Free Write and Illinois Humanities Present Elective Studies Supper Club

Illinois Humanities, in partnership with Land and Sea Dept. and Free Write Arts & Literacy, presents the next installation of the Elective Studies Supper Club.  This free program will include presentations by formerly incarcerated artists Dr. Randall Horton and Angel Pantoja, a conversation moderated by Tracie D. Hall of the Joyce Foundation, a meal by Chef Q Ibraheem, a Letherbee Distillers cocktail by Land and Sea Dept. Beverage Director Paul McGee, beer from Lagunitas Brewing Co., and the great company of some of Chicago’s criminal justice reform leaders.

Elective Studies Supper Club

Wednesday, June 6, 2018

Land and Sea Dept. Headquarters

3124 W. Carroll Ave., Chicago

6pm – 9:30pm; FREE

Lecture: “You Can’t Go Home Again: Navigating The Return From Prison To Treacherous Material Realities”

Dinner to follow.

This event converges the Elective Studies series with Envisioning Justice, which is an initiative created and facilitated by Illinois Humanities using the arts and humanities to engage Chicagoans in a citywide conversation about the impact of incarceration and jails with the goal of imagining a new criminal justice system.

More on the lecture:

“You Can’t Go Home Again: Navigating The Return From Prison To Treacherous Material Realities”

Dr. Randall Horton, University of New Haven

Angel Pantoja, Free Write Arts & Literacy

Two previously incarcerated men negotiate through discussion and story; through verse and theory, their journeys from being imprisoned to a level of participation many would consider success. How are they finding their way back? How difficult is the journey? How continuous the struggle? What if we didn’t frame the lives of the previously incarcerated as a series of hurdles that must be overcome in order to become full citizens again? What does rehabilitation mean in this environment?

To help guide our framing of these questions; to help us imagine the re-shaping of our imaginations, Tracie D. Hall, author, curator, cultural worker, will join us to moderate the discussion among Horton, Pantoja, and the gathered.

Dr. Randall Horton is the recipient of the Gwendolyn Brooks Poetry Award, the Bea Gonzalez Poetry Award, a National Endowment of the Arts Fellowship in Literature and most recently the GLCA New Writers Award for Creative Non-Fiction for Hook: A Memoir (2015) published by Augury Books/Brooklyn Art Press. His previous work includes poetry collections: The Definition of Place (2006) and The Lingua Franca of Ninth Street (2009), both with Main Street Rag; and Pitch Dark Anarchy (Triquarterly/Northwestern University Press, 2013). Horton is Associate Professor of English at the University of New Haven. He is a member of the experimental performance group Heroes Are Gang Leaders, with recent performances at Berlin Jazzfest, Crossing the Border Festival in The Hague, and Jazz Jantar in Gdansk, Poland. Originally from Birgmingham, Alabama, he now resides in East Harlem, New York City.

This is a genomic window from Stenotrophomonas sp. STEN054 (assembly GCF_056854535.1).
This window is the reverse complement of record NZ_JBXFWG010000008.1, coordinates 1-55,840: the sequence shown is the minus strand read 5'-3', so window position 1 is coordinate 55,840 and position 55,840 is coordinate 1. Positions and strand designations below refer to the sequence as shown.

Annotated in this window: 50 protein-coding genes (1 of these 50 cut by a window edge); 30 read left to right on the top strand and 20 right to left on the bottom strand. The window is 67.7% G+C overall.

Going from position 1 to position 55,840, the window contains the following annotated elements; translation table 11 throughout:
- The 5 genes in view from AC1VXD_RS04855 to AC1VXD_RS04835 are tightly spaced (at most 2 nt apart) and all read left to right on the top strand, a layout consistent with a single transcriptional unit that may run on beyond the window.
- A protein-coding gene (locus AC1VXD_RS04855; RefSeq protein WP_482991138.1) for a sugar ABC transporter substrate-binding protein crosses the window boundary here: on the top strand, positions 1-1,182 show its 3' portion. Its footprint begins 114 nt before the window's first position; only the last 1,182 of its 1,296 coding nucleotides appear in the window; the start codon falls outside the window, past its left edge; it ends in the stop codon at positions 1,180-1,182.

Angel Pantoja‘s poetry is published in several anthologies and journals. He is a student at St. John’s University in Maryland. A native Chicagoan, he is alumni coordinator for Free Write Arts & Literacy.

Tracie D. Hall is Joyce Foundation’s Culture Program Director.  Previously, Hall served as Deputy Commissioner of Chicago’s Department of Cultural Affairs and Special Events, where she oversaw the Visual Arts, Performing Arts, Music Industry, and Farmers Market programs, as well as the Chicago Film Office. In addition to holding posts in the educational, non-profit, and public sectors across the country, Hall has taught as visiting professor at Catholic, Southern Connecticut State, and Wesleyan Universities. In 2016, Hall founded Rootwork Gallery, which is dedicated to showing art that has healing and the investigation of folk and indigenous cultures at its core. A graduate of the University of Washington, University of California, and Yale University, Hall was raised in the Watts neighborhood of Los Angeles.

More on the chef:
Chef Q Ibraheem has traveled through the restaurant scenes in Detroit, Atlanta, and Chicago, where she has worked at the Michelin-starred Elizabeth, among other restaurants. Along the way, she became an Executive Chef and Corporate Executive Chef at P.S. It’s Social, a restaurant training program for ex-offenders and at-risk young adults.  Her culinary arts curriculum has been implemented by Oakton Community College, where she has worked as a culinary art instructor.  Chef Q is now Owner & Executive Chef at Teertsemasesottehg – Secret Location Underground Supper Club. She serves on the Board of The Evanston Exchange as Vice President and is the Director of the Foster Street Urban Agriculture Program.






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